If getting the sources into the official GCC distributions is one of your goals, then engaging other GCC developers early will also likely shorten your development time. By interacting as early as possible you are more likely to write code which can be easily accepted into the official sources when you are finished. If you wait until you think you are done to begin interaction with the GCC team, you might find that you did some things wrong and you may have to rewrite parts of your GCC port, which is a waste of your valuable time.
Why should we care if our port is integrated into the official GCC sources? We can distribute it ourselves to whoever is interested.
Yes, the GNU GPL allows you to do that. But by doing so, you end up having to maintain that code yourself; this can be a significant effort over time as the GCC sources change rapidly.
You also lose the advantage of wider exposure by including your port in the official GCC sources maintained by the GNU Project. The wider exposure in the GCC developer and tester community will help keep your port up to date with the current sources. You may even find that volunteers will run the ever-growing testsuite on your port and fix problems during the development cycle -- sometimes without your intervention.
It has been our experience that integrated ports tend to ultimately be of better quality and stay up to date from release to release.
Why should we communicate up front? We're happy to let the GCC developers integrate our stuff later.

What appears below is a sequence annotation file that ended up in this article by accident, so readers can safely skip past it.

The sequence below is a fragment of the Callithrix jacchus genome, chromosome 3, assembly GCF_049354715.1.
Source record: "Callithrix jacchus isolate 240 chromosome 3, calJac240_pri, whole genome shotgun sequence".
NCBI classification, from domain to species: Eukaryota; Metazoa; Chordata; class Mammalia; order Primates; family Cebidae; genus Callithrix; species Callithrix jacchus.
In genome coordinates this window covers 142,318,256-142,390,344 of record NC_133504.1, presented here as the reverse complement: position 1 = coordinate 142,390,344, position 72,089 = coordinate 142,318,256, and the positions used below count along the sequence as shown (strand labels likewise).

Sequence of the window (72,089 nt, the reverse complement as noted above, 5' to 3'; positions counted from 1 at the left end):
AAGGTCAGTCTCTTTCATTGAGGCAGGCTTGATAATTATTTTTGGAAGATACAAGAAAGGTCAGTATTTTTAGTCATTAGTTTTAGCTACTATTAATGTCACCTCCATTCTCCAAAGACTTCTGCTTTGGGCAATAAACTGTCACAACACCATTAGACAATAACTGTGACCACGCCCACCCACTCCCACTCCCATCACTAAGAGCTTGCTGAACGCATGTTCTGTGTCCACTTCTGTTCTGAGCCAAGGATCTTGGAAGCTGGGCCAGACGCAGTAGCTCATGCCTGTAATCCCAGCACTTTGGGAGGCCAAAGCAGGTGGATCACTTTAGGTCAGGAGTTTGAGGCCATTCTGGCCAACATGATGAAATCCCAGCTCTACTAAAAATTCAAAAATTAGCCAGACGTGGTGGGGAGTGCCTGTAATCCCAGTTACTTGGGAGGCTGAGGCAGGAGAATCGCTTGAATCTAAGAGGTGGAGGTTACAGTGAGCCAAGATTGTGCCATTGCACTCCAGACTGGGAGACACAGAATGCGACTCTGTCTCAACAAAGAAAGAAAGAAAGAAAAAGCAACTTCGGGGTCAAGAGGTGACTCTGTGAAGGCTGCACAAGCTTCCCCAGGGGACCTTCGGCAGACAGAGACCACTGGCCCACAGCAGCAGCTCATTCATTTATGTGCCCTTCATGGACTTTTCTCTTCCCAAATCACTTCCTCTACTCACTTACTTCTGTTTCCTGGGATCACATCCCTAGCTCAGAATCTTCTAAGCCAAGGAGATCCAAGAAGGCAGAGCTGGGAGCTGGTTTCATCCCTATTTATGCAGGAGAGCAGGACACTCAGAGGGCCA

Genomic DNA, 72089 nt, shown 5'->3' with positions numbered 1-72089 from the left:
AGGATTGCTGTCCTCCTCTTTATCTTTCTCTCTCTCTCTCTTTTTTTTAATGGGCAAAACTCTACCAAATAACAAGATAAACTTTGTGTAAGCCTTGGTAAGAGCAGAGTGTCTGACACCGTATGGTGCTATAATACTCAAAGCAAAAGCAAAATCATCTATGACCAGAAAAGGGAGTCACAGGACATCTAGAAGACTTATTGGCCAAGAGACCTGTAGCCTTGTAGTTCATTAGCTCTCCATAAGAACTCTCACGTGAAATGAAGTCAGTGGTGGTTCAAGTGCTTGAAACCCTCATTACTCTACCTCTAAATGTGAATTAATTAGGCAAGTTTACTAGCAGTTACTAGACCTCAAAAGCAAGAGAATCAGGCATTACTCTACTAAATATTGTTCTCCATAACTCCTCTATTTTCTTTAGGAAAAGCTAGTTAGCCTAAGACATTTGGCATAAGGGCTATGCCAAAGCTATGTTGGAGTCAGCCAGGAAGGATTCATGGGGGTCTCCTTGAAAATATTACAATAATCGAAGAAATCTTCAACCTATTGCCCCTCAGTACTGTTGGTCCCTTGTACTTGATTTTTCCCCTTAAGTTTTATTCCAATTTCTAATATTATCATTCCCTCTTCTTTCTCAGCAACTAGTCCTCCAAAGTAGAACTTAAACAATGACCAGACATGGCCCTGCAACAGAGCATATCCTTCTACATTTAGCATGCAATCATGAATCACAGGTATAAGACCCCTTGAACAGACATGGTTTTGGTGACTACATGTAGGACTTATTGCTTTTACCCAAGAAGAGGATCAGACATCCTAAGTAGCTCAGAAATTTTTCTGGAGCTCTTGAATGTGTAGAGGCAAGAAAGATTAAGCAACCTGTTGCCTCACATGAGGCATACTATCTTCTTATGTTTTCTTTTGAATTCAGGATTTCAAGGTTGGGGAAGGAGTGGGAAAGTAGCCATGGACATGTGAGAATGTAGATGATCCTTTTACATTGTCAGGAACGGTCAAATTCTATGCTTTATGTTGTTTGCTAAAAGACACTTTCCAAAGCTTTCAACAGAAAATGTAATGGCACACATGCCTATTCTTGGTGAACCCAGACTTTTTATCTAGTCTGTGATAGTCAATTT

See above. It will save work for you over both the short and the long term, and it is the right thing to do.
Aspects of my processor that my port exploits are still under NDA.
Nevertheless, if the processor is out, or you have customers planning to use it, some of them may already be trying to port GCC on their own. Your customers might be happier to know that your port will eventually be available. Also, there is no requirement that GCC use all the features of your chip from day one.
Assume that your processor has some new functionality that will make a class of applications run much faster than with other processors. However that functionality is still covered by NDA, but the basic core architecture is not. It is still to your advantage to go ahead and work with the developers early to provide a "base port" for the chip. That base port would only use the publicly available specifications until such time as the NDA is lifted. Once the NDA is lifted you can work with the developers to provide the code necessary to take advantage of the new functionality.
Ultimately, cooperating with the free software community as early as possible helps you by decreasing your development cycle, decreasing your long term maintenance costs and may help raise interest in your processor by having a free compiler implementation available to anyone who wants to take a look.
Finally, please note that GPL-covered code may not be distributed under an NDA, as explained by Richard Stallman.
Copyright (C) Free Software Foundation, Inc. Verbatim copying and distribution of this entire article is permitted in any medium, provided this notice is preserved.